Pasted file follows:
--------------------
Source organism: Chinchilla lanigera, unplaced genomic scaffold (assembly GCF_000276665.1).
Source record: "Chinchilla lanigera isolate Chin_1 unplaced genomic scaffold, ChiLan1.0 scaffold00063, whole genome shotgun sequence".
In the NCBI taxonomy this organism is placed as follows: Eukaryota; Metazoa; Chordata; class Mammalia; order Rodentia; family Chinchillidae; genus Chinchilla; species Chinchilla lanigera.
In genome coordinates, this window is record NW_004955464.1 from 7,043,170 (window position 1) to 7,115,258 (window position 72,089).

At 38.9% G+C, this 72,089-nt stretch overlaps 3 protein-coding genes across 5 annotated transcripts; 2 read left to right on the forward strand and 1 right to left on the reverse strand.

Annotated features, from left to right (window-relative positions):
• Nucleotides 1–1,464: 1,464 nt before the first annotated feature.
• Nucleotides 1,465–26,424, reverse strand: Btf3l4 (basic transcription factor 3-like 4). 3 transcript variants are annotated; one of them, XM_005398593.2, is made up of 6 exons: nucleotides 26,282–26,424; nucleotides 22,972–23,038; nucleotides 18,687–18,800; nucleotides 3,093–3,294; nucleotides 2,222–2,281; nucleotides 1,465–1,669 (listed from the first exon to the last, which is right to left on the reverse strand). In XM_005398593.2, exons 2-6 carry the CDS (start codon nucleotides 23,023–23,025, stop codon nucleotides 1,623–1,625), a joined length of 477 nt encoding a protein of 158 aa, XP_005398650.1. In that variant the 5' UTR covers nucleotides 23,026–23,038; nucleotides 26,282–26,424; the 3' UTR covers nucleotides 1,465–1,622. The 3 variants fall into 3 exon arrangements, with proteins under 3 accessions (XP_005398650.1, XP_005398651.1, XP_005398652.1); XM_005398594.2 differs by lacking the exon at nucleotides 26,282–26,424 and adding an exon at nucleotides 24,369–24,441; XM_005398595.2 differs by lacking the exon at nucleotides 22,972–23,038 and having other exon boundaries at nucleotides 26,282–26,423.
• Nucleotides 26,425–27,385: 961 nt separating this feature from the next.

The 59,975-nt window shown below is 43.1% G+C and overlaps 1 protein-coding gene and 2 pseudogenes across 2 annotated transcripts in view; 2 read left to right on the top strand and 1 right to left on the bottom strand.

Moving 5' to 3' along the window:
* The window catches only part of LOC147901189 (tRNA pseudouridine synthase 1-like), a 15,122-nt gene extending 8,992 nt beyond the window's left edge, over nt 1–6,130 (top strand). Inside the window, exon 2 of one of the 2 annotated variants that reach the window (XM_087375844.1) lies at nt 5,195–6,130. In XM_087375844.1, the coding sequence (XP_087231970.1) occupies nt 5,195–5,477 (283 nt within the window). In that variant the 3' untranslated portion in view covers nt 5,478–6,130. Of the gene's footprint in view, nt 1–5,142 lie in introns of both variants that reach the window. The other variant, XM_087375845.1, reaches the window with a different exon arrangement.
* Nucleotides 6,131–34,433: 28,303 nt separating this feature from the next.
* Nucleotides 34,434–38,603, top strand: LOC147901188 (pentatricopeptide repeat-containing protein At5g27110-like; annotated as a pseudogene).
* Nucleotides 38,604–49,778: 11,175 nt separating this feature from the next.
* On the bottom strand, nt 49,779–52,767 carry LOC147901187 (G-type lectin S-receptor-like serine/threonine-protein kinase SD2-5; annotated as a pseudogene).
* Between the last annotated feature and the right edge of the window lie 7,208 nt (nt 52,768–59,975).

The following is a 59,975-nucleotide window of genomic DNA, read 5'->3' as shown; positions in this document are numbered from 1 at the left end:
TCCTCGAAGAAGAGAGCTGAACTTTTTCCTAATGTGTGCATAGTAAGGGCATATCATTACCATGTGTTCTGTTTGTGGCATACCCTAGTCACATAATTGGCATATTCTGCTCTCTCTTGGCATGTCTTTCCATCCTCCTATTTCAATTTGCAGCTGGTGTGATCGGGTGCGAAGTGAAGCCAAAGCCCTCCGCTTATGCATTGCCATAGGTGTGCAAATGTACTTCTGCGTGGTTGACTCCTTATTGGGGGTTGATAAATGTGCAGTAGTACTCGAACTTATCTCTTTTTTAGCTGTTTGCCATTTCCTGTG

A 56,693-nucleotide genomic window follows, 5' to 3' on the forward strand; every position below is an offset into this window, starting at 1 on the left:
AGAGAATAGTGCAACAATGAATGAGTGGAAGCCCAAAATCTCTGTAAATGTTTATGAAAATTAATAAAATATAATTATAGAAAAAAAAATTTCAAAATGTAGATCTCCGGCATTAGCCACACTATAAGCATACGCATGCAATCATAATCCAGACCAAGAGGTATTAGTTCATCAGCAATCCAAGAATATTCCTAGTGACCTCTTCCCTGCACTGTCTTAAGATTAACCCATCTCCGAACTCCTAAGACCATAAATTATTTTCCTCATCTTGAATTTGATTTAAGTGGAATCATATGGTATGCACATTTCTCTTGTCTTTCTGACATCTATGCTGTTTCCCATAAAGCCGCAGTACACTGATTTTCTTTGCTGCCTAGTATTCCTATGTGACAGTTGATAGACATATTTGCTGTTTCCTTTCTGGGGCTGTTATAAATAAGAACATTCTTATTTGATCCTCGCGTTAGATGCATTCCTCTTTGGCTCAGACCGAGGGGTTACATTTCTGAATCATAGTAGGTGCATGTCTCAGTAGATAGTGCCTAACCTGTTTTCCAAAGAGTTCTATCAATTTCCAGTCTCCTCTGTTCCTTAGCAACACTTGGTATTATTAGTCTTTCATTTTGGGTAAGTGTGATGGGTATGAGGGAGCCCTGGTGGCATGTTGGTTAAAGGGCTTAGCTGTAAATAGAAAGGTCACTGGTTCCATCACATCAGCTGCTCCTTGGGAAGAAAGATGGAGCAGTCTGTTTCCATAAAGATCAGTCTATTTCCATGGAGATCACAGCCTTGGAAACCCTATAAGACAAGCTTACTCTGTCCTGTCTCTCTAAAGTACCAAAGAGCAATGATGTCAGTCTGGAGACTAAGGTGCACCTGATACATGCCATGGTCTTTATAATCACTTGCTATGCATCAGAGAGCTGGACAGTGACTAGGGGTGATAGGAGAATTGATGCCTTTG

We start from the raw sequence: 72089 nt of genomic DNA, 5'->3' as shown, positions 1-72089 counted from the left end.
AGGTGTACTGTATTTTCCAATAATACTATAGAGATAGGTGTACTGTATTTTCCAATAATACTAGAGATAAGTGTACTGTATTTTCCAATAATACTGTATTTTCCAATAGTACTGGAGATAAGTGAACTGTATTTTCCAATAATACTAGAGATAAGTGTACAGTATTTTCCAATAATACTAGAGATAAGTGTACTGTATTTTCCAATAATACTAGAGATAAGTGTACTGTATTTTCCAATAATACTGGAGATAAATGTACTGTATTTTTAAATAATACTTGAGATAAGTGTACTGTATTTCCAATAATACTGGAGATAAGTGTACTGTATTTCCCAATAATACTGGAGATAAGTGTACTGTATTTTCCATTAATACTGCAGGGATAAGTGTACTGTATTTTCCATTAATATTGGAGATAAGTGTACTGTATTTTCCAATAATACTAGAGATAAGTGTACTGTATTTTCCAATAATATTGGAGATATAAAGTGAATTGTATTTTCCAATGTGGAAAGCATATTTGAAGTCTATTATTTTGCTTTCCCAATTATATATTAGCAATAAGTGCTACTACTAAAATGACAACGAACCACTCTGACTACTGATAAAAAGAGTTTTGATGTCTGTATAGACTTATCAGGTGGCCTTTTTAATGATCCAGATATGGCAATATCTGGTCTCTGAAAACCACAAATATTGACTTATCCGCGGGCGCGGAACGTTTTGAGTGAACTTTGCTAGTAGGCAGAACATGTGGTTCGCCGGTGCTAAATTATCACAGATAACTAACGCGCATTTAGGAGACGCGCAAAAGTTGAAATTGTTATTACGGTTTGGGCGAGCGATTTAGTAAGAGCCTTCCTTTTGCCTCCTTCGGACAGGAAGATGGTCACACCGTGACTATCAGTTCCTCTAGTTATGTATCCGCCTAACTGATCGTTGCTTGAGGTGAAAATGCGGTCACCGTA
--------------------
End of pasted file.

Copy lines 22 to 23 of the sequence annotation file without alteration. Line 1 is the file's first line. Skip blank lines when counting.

We start from the raw sequence: 72089 nt of genomic DNA, 5'->3' as shown, positions 1-72089 counted from the left end.
AGGTGTACTGTATTTTCCAATAATACTATAGAGATAGGTGTACTGTATTTTCCAATAATACTAGAGATAAGTGTACTGTATTTTCCAATAATACTGTATTTTCCAATAGTACTGGAGATAAGTGAACTGTATTTTCCAATAATACTAGAGATAAGTGTACAGTATTTTCCAATAATACTAGAGATAAGTGTACTGTATTTTCCAATAATACTAGAGATAAGTGTACTGTATTTTCCAATAATACTGGAGATAAATGTACTGTATTTTTAAATAATACTTGAGATAAGTGTACTGTATTTCCAATAATACTGGAGATAAGTGTACTGTATTTCCCAATAATACTGGAGATAAGTGTACTGTATTTTCCATTAATACTGCAGGGATAAGTGTACTGTATTTTCCATTAATATTGGAGATAAGTGTACTGTATTTTCCAATAATACTAGAGATAAGTGTACTGTATTTTCCAATAATATTGGAGATATAAAGTGAATTGTATTTTCCAATGTGGAAAGCATATTTGAAGTCTATTATTTTGCTTTCCCAATTATATATTAGCAATAAGTGCTACTACTAAAATGACAACGAACCACTCTGACTACTGATAAAAAGAGTTTTGATGTCTGTATAGACTTATCAGGTGGCCTTTTTAATGATCCAGATATGGCAATATCTGGTCTCTGAAAACCACAAATATTGACTTATCCGCGGGCGCGGAACGTTTTGAGTGAACTTTGCTAGTAGGCAGAACATGTGGTTCGCCGGTGCTAAATTATCACAGATAACTAACGCGCATTTAGGAGACGCGCAAAAGTTGAAATTGTTATTACGGTTTGGGCGAGCGATTTAGTAAGAGCCTTCCTTTTGCCTCCTTCGGACAGGAAGATGGTCACACCGTGACTATCAGTTCCTCTAGTTATGTATCCGCCTAACTGATCGTTGCTTGAGGTGAAAATGCGGTCACCGTA